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Who will be the men's breakout stars in 2017-18?

Icenetwork predicts which skaters will come into their own this season
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With an arsenal of quads at his disposal, U.S. silver medalist Vincent Zhou enters this season with lofty expectations. -Getty Images

Icenetwork asked its contributors which men's skaters they thought would take the next step forward in the 2017-18 season.

Vladislav Luchianov

U.S.

Nathan Chen, who already made a big leap forward last season, will continue his growth and, through strengthening his program components, should claim his second U.S. title. Medaling at major international competitions, including the 2018 Olympic Winter Games, is not out of the question either.

International

Mikhail Kolyada, the reigning Russian champion and European bronze medalist, has what it takes technically and artistically to dethrone Javier Fernández and win his first continental title.

Philip Hersh

U.S.

It's hard to think of a former U.S. champion, YouTube sensation and 2014 Olympian as a potential breakout skater, but that term applies to Jason Brown. If he can stay healthy, don't be surprised to see the ever-optimistic Brown land his first quadruple jump in competition and improve on his ninth-place Olympic finish.

International

Stephen Gogolev is not only age ineligible for the Olympics but, at 12 years old, too young for even the Junior Grand Prix circuit. Yet the precocious Canadian, who has landed quads in competition this summer, will get a chance to show how close he is to being the sport's next big thing by jumping to the senior level in national events.

Nick McCarvel

U.S.

It will be interesting to see what Vincent Zhou does this year, won't it? Regardless of what happens at the U.S. championships, and whether he gets picked for the Olympic team, this dynamic youngster is going to make an impression on the senior circuit.

International

With his style and zest on the ice, Deniss Vasiljevs caught my eye at the 2016 World Championships in Boston. He made a statement by finishing seventh at Europeans last year, and with two Grand Prix assignments this season and the inimitable Stéphane Lambiel in his corner, the Latvian could surprise a lot of people.

Jean-Christophe Berlot

U.S.

Vincent Zhou made a name for himself at the domestic level when he won the silver medal at the U.S. Championships last season. He then reached international fame when he was crowned world junior champion two months later. He may now be ready to break out in the senior ranks on the global stage.

International

Latvia's Deniss Vasiljevs surprised many last season by landing in the last free skate group at the European championships. After placing seventh at that event, he went on to perform beautifully, both technically and artistically, at worlds. This upcoming season could be his coming-out party.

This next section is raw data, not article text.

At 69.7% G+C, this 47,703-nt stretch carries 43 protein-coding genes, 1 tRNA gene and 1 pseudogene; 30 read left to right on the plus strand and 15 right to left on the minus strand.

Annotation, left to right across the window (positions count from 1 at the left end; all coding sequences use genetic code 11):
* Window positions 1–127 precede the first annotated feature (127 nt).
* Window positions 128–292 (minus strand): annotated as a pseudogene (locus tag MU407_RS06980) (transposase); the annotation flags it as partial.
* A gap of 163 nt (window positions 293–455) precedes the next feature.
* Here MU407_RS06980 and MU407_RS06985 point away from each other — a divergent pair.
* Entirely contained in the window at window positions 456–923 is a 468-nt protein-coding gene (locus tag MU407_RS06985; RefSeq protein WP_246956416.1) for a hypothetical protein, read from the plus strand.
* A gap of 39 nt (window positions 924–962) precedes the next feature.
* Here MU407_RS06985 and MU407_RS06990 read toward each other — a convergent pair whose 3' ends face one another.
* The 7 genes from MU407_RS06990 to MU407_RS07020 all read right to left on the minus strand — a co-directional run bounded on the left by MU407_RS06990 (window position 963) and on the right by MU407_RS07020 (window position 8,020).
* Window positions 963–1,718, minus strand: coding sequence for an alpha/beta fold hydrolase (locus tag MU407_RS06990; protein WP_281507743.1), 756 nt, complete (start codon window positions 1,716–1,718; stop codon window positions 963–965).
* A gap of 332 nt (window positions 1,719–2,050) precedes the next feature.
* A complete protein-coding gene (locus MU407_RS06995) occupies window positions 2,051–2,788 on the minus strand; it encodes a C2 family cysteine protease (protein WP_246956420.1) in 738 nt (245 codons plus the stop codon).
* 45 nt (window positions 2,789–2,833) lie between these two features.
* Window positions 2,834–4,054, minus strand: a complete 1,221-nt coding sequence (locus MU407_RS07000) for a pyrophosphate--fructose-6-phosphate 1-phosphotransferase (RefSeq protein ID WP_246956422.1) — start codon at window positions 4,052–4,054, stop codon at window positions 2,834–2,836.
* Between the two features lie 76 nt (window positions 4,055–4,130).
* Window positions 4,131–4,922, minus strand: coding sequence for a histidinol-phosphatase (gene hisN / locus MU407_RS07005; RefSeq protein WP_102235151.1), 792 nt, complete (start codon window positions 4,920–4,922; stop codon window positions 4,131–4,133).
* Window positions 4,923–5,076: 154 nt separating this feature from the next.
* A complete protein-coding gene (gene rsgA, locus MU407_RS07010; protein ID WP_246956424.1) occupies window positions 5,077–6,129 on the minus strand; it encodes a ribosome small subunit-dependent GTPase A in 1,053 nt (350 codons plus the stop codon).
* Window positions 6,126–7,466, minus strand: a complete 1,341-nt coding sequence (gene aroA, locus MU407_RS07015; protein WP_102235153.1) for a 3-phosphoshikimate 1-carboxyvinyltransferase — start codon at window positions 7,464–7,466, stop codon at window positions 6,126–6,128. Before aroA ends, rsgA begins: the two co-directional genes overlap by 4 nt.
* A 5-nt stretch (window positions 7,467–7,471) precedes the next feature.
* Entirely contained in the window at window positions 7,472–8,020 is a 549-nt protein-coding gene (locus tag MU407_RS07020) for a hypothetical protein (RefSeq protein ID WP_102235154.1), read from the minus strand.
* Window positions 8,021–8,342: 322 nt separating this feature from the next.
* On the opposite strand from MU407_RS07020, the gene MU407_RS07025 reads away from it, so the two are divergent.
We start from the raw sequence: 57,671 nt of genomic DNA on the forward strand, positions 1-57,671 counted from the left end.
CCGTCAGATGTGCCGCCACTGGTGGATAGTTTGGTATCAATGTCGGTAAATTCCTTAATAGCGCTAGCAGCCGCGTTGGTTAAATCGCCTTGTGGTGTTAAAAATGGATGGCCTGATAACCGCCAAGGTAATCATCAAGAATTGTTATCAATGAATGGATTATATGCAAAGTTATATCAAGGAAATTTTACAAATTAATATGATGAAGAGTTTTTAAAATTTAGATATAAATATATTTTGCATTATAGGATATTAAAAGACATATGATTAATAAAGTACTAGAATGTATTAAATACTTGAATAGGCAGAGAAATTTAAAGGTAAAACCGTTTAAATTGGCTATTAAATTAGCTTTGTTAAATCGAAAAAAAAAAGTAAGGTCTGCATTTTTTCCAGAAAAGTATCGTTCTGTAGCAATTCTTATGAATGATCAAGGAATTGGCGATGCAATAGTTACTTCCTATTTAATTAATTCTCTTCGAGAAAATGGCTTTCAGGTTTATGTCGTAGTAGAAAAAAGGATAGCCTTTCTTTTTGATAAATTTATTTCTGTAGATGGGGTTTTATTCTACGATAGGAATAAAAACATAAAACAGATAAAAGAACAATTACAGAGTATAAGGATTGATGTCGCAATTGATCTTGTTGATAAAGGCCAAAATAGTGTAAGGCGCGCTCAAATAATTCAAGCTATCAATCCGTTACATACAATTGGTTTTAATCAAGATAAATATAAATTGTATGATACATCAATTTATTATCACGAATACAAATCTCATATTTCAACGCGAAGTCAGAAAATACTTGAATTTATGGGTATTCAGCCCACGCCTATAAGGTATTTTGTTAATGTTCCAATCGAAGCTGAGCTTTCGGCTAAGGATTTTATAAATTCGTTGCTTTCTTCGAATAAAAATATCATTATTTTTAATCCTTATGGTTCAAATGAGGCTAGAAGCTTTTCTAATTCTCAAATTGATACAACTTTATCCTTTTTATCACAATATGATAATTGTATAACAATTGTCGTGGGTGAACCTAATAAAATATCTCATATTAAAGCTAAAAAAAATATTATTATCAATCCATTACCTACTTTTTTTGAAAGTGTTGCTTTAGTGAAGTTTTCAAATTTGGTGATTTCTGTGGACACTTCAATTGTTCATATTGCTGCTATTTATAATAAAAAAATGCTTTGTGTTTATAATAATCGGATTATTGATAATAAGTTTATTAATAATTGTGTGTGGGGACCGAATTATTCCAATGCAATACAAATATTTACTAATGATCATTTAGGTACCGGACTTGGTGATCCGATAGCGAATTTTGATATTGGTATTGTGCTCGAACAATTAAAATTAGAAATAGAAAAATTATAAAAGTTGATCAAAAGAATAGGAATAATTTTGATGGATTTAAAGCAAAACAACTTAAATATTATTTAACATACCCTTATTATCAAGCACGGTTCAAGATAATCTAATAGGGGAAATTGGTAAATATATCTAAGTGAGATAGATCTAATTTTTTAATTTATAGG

Sarah S. Brannen

U.S.

I've been covering Vincent Zhou all summer for icenetwork's "Creating the Program" series, and I'm a believer. He's already the reigning world junior champion and U.S. silver medalist, so he's not exactly "breaking out" from the pack, but Zhou is competing as a senior internationally for the first time this season. He has the toughest technical content in the world, and he is working hard on his artistry and components. I think, barring injury, that Zhou will be a major player on the world scene going forward and is a likely pick for the Olympic team.

International

Dmitri Aliev, who finished second to Zhou at junior worlds, looks ready to join the top ranks this season. I hear he has three different quads already; at an early-season competition in Russia, he landed a quad lutz-triple toe as well as a quad toe en route to scoring 99.70 points in the short program. But he's more than just a jumper: He's a beautiful, expressive skater who gets great component scores.

Wei Xiong

U.S.

This is a no-brainer. Since he won the world junior title last season with a solid quad lutz and quad salchow, Vincent Zhou has added the quad flip to his arsenal, making him one of the few men who is able to put out two quads in the short and five in the free. Besides the jumps, Zhou's musicality and expression really stood out in the junior field; with help from Jeff Buttle this off-season, Zhou should see improvement in the second mark and bring even more fire to the already fierce senior men's field.

International

Korea's Jun-hwan Cha is a joy to watch. Last season, he medaled at both of his Junior Grand Prix events, took third at the JGP Final and placed fifth at junior worlds. Though he is injured at the moment, the reigning Korean champion will seize the chance to impress audiences this season -- especially when he is in front of the home crowd at the PyeongChang Olympics.

Lynn Rutherford

U.S.

If he can solidify his quadruple toe loop and triple axel -- and hit both jumps in the same program -- Andrew Torgashev has the charisma, skating skills and work ethic to place in the top six in the U.S. this season and, possibly, earn a Four Continents assignment. If he adds another quad or two, the sky's the limit.

International

Add Russia's Dmitri Aliev to the growing list of skaters with a quad lutz in their repertoire. At age 18, the 2017 world junior silver medalist also boasts a solid quad toe. His clean, long-legged style bears a resemblance to that of 1998 Olympic champion Ilia Kulik.

FINAL TALLY

U.S.

Vincent Zhou - 4
Jason Brown - 1
Nathan Chen - 1
Andrew Torgashev - 1

International

Dmitri Aliev - 2
Deniss Vasiljevs - 2
Jun-hwan Cha - 1
Stephen Gogolev - 1
Mikhail Kolyada - 1